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|Title:||Experience with chronic subdural haematomas in New South Wales|
|Author:||Vanderfield, G. K.|
Dan, N. G.
Mandryk, J. A.
Ring, I. T.
Sewell, M. F.
Simpson, Donald A.
|Citation:||Australian and New Zealand Journal of Surgery, 1986; 56(7):577-583|
|Organisation:||Centre for Automotive Safety Research (CASR)|
|G.K. Vanderfield, G. Berry, N.G. Dan, B. Kwock, J.A. Mandryk, I.T. Ring, M.F. Sewell and D. Simpson|
|Abstract:||This study considered 135 cases of chronic subdural haematoma following head injury in 1977 and 1978. The majority were in the older age group and more often males. Falls were the commonest cause. Among intracranial haematomas they carry a much better prognosis. However, there was a mortality rate of 9% and delay in diagnosis was the most likely preventable factor contributing to this. Accordingly the possibility of this complication after head injury should be known to those concerned in the later hospital treatment and follow–up management especially of older patients and alcoholics. When the diagnosis has been made, the preferred surgical method of treatment is drainage through burrholes. Follow-up CT scanning should be arranged usually about 8 weeks afterwards unless there are clinical indications for an earlier examination.|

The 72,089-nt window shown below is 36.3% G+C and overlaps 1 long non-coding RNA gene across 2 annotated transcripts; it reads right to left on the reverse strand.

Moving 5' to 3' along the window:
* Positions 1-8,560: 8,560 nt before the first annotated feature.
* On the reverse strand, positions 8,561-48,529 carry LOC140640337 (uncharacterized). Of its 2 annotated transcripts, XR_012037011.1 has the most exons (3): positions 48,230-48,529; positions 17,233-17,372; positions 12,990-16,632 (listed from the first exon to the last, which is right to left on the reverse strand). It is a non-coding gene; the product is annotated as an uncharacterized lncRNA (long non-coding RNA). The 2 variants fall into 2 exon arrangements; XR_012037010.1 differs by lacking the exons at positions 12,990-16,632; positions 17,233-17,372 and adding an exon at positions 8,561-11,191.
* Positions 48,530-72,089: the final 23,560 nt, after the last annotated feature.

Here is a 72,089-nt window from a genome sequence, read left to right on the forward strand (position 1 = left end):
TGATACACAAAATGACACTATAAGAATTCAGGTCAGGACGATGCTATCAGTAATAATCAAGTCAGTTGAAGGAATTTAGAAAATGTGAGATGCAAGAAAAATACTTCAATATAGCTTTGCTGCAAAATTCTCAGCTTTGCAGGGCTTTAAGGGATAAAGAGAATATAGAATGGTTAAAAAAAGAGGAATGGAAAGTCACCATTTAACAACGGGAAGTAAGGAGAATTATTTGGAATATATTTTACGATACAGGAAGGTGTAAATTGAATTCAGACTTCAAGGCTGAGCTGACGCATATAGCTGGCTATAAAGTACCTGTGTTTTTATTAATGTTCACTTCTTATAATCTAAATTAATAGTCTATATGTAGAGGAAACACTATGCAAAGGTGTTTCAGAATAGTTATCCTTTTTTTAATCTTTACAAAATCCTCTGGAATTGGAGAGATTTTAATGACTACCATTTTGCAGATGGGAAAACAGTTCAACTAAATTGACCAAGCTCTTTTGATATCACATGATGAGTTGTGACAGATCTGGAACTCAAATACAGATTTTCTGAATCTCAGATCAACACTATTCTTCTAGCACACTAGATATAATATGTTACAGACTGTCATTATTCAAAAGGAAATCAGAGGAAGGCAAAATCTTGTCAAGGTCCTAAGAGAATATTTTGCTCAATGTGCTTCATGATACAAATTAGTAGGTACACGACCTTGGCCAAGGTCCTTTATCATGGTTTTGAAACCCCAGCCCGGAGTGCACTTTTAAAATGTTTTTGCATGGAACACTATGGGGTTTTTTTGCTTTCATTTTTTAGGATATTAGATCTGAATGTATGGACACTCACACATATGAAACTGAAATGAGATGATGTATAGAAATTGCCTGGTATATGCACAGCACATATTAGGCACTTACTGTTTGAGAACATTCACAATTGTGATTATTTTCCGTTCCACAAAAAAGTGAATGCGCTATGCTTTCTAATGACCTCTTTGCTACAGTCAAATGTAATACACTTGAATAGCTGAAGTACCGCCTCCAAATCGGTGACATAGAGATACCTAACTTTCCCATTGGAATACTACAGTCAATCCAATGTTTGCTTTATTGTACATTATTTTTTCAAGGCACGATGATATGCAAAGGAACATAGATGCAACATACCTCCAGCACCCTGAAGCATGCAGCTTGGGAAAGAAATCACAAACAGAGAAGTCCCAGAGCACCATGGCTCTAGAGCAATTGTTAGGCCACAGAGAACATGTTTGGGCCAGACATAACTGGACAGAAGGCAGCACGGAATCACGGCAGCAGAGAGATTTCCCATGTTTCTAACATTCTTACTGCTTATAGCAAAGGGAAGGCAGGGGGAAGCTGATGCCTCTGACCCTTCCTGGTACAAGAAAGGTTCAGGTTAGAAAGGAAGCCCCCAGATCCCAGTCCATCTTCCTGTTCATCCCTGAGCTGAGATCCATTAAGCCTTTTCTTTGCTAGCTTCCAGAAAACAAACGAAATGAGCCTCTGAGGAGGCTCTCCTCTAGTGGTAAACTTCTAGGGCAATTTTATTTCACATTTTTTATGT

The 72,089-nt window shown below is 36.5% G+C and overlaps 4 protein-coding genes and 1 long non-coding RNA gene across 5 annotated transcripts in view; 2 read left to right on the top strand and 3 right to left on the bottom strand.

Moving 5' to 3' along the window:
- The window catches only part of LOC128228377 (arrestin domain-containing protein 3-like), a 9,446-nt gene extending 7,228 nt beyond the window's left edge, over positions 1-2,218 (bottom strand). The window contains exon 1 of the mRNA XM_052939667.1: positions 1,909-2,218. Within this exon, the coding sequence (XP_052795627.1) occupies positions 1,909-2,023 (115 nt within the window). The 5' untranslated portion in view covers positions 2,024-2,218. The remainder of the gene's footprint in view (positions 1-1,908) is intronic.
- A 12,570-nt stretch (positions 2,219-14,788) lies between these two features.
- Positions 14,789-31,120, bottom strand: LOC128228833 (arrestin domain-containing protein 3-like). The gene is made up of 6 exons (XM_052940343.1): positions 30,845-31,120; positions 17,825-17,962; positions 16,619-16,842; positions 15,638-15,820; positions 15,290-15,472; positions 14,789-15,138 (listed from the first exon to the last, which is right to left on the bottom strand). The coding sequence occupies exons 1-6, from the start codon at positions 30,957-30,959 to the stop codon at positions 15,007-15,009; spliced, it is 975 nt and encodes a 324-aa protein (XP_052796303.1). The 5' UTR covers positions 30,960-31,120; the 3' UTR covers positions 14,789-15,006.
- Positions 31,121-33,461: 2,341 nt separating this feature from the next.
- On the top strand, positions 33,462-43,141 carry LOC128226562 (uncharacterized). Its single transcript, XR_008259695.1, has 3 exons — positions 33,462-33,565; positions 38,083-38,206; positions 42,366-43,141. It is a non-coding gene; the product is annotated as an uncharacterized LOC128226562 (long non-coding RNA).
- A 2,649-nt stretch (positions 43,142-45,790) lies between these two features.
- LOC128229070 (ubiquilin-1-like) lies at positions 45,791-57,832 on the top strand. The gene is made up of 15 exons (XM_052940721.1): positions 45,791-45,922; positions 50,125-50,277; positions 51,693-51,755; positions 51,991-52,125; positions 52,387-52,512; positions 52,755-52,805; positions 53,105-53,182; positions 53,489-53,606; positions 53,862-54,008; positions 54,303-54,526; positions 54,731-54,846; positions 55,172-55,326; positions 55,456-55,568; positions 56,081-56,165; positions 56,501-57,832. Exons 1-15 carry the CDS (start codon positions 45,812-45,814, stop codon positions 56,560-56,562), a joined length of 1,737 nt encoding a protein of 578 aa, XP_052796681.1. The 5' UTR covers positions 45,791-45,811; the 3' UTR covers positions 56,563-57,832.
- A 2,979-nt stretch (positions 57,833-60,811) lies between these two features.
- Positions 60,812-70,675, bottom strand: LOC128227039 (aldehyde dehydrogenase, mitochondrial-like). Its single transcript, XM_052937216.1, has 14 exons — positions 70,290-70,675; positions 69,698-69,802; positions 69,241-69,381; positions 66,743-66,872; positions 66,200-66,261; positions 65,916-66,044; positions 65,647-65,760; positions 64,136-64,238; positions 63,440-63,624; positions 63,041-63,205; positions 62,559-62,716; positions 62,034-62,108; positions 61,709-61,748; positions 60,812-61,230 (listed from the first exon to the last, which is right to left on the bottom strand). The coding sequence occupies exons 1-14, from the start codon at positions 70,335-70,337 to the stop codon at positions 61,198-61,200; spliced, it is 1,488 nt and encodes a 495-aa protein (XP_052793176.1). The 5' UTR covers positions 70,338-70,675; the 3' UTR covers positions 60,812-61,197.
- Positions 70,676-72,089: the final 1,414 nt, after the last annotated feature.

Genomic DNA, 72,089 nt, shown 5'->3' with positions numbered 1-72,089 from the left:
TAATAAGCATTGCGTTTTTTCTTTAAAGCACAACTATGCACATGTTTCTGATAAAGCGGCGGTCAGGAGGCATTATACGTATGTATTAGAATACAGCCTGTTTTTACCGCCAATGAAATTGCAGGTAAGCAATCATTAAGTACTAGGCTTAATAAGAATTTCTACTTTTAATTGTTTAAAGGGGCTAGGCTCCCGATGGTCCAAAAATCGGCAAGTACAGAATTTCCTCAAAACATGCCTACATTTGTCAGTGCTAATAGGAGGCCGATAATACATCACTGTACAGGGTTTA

|Keywords:||head injury; chronic subdural haematoma; epidemiology; follow-up; CT scanning|
|Appears in Collections:||Centre for Automotive Safety Research publications|
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